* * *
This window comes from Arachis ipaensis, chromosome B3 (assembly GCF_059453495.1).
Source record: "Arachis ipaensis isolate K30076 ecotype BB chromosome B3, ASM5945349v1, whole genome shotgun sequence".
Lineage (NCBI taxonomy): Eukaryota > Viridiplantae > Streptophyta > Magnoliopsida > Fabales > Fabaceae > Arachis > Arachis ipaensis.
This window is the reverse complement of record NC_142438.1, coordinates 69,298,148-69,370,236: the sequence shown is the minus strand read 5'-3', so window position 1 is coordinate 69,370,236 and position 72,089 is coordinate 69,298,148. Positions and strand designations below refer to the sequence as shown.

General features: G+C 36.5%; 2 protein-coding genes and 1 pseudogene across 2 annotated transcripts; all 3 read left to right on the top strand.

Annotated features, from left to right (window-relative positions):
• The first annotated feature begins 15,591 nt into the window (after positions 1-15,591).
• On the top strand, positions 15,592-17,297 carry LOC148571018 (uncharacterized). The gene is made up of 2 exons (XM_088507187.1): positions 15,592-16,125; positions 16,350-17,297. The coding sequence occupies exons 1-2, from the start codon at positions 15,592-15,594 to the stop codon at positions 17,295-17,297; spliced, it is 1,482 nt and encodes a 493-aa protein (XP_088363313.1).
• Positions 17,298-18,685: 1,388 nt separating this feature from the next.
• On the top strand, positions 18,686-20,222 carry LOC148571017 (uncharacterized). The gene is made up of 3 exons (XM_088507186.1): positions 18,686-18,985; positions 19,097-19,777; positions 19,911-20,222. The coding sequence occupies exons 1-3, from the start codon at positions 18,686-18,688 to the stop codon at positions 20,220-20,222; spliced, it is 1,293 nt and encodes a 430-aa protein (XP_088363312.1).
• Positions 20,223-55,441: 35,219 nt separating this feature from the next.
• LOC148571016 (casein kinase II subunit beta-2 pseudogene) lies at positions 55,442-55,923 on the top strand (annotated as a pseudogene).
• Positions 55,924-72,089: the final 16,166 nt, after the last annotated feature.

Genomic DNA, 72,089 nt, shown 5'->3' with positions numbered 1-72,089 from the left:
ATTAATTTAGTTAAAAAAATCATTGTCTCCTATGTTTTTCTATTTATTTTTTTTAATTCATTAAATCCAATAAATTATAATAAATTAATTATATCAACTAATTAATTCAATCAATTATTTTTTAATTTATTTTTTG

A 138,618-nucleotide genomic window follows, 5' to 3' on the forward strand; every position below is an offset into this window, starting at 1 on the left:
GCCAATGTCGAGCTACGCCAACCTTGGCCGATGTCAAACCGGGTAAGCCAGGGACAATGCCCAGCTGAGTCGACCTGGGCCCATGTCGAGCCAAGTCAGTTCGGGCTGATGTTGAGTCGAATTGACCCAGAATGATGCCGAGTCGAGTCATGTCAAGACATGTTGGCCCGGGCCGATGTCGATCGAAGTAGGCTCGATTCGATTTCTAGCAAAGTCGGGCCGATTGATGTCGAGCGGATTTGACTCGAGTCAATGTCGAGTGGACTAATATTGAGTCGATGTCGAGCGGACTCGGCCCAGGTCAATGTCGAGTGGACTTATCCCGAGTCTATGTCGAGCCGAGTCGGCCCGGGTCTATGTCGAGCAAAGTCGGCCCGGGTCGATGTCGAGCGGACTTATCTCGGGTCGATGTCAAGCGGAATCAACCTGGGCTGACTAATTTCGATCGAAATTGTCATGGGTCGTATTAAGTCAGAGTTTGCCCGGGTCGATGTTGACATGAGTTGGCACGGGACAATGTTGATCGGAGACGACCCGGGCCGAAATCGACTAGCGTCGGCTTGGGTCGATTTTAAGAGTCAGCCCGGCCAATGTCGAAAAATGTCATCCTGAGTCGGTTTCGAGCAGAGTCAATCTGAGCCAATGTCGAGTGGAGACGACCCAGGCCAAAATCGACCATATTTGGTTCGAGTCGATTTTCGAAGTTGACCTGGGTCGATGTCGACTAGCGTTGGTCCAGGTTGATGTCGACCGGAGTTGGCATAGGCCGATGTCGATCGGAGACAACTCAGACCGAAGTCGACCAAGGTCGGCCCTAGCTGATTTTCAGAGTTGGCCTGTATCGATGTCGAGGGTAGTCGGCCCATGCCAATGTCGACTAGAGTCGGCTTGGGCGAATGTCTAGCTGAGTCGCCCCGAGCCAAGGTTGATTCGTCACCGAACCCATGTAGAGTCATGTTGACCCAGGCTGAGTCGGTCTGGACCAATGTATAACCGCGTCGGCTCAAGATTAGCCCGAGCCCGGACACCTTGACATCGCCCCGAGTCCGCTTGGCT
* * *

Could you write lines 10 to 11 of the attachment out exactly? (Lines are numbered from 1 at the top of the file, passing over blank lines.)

• On the top strand, positions 18,686-20,222 carry LOC148571017 (uncharacterized). The gene is made up of 3 exons (XM_088507186.1): positions 18,686-18,985; positions 19,097-19,777; positions 19,911-20,222. The coding sequence occupies exons 1-3, from the start codon at positions 18,686-18,688 to the stop codon at positions 20,220-20,222; spliced, it is 1,293 nt and encodes a 430-aa protein (XP_088363312.1).
• Positions 20,223-55,441: 35,219 nt separating this feature from the next.